🇺🇸🇲🇽🇬🇧Borderland stories No. 1: Memories for a Family Reunion🇬🇧🇲🇽🇺🇸

Mom's family was from Aguascalientes, MX. Dad's family was from Arkansas, and he had one brother, Clinton.
  1. Introduction
    Jackson history stretches to pre-1776 Massachusetts, across the Atlantic to London's Whitechapel, and reaches to 13th C Yorkshire (for now). In the late 1800s, my Gonzalez family emigrated from Aguascalientes, Mexico (with a touch of the German or Belgian) to work for a smelting and refining company.
  2. Before the dust bowl and the stock market crash my dad, his brother, and their parents resettled here in far west Texas.
    The brothers were born in Oklahoma as my paternal grandparents moved to Oklahoma immediately after they were married in 1924. My grandmother always dressed her sons alike. They were 14 months apart in age.
  3. My uncle's portrait was taken at the photo studio where my dad first worked after high school.
    For a long time I thought my dad took this portrait, but he explained he did the darkroom work. The woman who owned the studio trained young women to take the portraits.
  4. Here is my dad in a picture taken by his mom
  5. In 2007, dad and I went to see my uncle's grave at Fort Bliss National Cemetery.
    My uncle passed away from emphysema at 79 a few months earlier. He smoked Camels since 15 or so, even up to when taking O2. (Don't try that at home.) Tall with steel blue eyes, he joined the navy at 17 and was sent to the South China Sea. At his Masonic wake and funeral, a younger man who operated my uncle's favorite BBQ joint spoke about how my uncle essentially held court, telling all about his exploits during WWII. I never knew any of those stories. They are lost to my family and me
  6. Dad did not serve in the military due to a juvenile bone disease.
    We think it was Leg-Perthes. Given his physical issues, dad, as dad did, complained he was called up twice for the draft. He told me the day we inspected Clinton's grave that he didn't mind going to a cemetery in which he stood no chance of being buried. He died in 2015 at age 89 from COPD and kidney failure. He smoked unfiltered Chesterfields (loved Glenn Miller and his Orchestra, and Chesterfield sponsored the radio shows.) Dad started smoking in high school, too, but quit in his 50s.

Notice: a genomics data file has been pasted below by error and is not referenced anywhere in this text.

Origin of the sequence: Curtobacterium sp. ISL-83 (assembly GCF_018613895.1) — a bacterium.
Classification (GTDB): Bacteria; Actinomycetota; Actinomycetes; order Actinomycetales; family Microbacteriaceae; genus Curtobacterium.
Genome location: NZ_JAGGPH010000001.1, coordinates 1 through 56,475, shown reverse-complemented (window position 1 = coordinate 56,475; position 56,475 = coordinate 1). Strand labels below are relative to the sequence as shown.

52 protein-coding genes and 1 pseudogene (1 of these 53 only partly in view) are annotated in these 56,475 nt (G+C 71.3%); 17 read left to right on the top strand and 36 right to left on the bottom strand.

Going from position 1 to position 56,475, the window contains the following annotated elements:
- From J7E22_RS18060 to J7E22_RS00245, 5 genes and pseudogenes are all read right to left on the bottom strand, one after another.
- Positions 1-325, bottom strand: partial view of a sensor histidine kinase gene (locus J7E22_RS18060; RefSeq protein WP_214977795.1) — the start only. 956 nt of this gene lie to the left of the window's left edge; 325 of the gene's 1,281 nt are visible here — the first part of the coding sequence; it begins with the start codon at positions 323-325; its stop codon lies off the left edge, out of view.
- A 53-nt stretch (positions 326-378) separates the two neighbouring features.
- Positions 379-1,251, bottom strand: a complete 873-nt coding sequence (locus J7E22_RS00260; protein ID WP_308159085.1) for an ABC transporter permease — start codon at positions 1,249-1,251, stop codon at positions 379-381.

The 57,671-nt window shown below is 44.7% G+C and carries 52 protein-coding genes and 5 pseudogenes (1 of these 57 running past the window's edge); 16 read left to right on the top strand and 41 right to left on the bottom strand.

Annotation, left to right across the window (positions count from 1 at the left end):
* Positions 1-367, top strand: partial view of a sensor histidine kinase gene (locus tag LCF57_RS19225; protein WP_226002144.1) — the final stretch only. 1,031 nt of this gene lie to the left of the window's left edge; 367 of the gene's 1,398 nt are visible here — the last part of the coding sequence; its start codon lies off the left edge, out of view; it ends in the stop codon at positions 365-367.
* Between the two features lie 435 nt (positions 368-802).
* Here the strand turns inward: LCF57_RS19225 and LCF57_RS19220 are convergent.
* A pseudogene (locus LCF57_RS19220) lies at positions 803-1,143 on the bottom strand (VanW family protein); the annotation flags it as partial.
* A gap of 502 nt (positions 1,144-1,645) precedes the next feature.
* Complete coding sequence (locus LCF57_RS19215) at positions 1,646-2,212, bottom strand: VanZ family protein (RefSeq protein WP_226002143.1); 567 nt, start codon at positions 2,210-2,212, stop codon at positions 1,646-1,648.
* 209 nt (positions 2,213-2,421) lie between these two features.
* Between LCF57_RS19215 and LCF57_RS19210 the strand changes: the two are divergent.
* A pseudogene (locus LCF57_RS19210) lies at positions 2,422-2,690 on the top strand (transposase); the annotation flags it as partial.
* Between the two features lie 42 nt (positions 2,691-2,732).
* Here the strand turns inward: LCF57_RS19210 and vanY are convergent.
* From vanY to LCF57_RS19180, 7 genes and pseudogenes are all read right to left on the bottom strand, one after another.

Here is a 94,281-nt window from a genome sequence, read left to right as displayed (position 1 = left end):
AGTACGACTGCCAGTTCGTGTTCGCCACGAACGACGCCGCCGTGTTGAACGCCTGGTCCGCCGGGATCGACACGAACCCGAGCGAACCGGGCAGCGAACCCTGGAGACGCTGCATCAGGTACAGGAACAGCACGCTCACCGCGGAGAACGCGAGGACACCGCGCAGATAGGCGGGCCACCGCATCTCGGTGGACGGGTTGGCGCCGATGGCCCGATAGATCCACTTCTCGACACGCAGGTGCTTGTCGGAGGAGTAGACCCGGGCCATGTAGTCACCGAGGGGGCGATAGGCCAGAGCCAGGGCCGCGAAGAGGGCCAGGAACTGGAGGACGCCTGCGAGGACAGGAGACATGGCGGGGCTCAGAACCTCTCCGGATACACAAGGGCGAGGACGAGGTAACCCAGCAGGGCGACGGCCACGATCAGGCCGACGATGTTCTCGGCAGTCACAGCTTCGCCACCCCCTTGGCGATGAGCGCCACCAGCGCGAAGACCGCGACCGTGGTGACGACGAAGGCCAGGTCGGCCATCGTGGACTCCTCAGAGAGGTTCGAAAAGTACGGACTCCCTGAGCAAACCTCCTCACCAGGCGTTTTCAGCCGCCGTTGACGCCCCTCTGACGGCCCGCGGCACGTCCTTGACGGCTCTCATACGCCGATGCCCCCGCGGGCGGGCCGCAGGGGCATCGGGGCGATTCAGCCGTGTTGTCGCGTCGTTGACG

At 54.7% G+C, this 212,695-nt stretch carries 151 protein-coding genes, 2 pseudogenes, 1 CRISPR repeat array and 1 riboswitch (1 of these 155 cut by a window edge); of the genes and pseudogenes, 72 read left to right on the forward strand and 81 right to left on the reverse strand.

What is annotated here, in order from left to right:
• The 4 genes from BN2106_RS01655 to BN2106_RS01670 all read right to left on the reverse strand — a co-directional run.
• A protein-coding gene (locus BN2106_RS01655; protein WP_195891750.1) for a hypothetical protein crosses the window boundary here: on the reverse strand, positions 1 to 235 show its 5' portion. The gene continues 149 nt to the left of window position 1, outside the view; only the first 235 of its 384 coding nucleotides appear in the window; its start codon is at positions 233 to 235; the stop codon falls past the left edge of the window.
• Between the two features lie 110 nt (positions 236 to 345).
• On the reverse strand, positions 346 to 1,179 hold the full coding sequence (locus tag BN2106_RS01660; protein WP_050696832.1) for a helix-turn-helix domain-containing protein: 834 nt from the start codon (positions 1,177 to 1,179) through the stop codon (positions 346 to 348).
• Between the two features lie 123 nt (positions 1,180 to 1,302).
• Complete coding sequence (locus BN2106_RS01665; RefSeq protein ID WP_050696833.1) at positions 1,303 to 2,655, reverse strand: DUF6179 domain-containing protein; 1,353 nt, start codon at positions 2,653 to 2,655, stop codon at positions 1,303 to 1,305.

7. My mother had nine brothers and two sisters who survived to adulthood; all were born here in El Paso.
    My youngest uncle was the only child born in a hospital. Twelve were born at home; but the second oldest, a girl, died around age two. Today, I have two uncles, Robert and Richard. Here is a picture my father took of my mom at around the time they were dating
  8. Every Sunday, my parents and I would drive to see my abuelos at La Esmelda (Smeltertown) which once stood across from the ASARCO plant. I think the round trip was 30 miles.
    After visiting my paternal grandfather, we drove to La Esmelda. Mid 60s, dad went to work at his friend's testing laboratory. He formed cement samples into cylinders, and collected soil for compaction tests. After 21 days, cured concrete is tested. He tested the ASARCO smokestack concrete while under construction. It was demolished in April 2013. In the 70s, La Esmelda was destroyed—all its hand-built houses, school, church—dissolved from political showboating and environmental concerns.
  9. On a Sunday in early 2016, my cousins, uncles, aunts, and I gathered together for a meeting to plan our first family reunion.
    Here is a group picture of my mother with her brothers and sisters taken by my dad (with 3 uncles of the 12 missing). Mom in glasses stands next to my tio Ricardo to her left. Opposite, stand her sisters Maria and Consuelo. I love them in yellow. Reticent, dad would have begged off going. Mom would have been excited we to have a reunion and would have contributed chisme (gossip), like why some weren't going. I'm going to interview family members beginning with Richard on Tuesday, July 5
  10. With family conversations come insight into our lore. Last week, I learned the whole story about the turkey.
    Previously, i only knew that some headless fowl had chased my mom around the yard after being beheaded. All these years, and I didn't know if it was a turkey or chicken, or for what event it had been slaughtered.
  11. Tio Roberto began by explaining that one year there had been a strike against ASARCO that stretched into November.
    Richard explained that when my abuelo came home with 50 pound bags each of beans and rice, there was to be a long strike. During these times the family had meat just once a week. As the strike continued past Halloween, the family feared there would be no Thanksgiving dinner that year.
  12. But cunningly before the holiday, my abuela took the bus and went "to town," by herself, emboldened to solve the problem.
    The second act arrives when abuela pulls up in a taxi with ...a live turkey! She crossed to Cd. Juarez for the fowl and rode back across the bridge to El Paso, and then back to La Esmelda in the taxi. Segue to the end of the act when the headless fowl chases mom around the yard. The third act begins with my abuela and aunt making tortillas, frijoles, and rice. The fade to black comes at the end, as everyone enjoys el cocono (pavo) presented that Thanksgiving Day.
  13. What remains to be told are more stories, including the tales of a new mattress, the turquoise swimming pool, and a ruby ring.
    Those will come soon.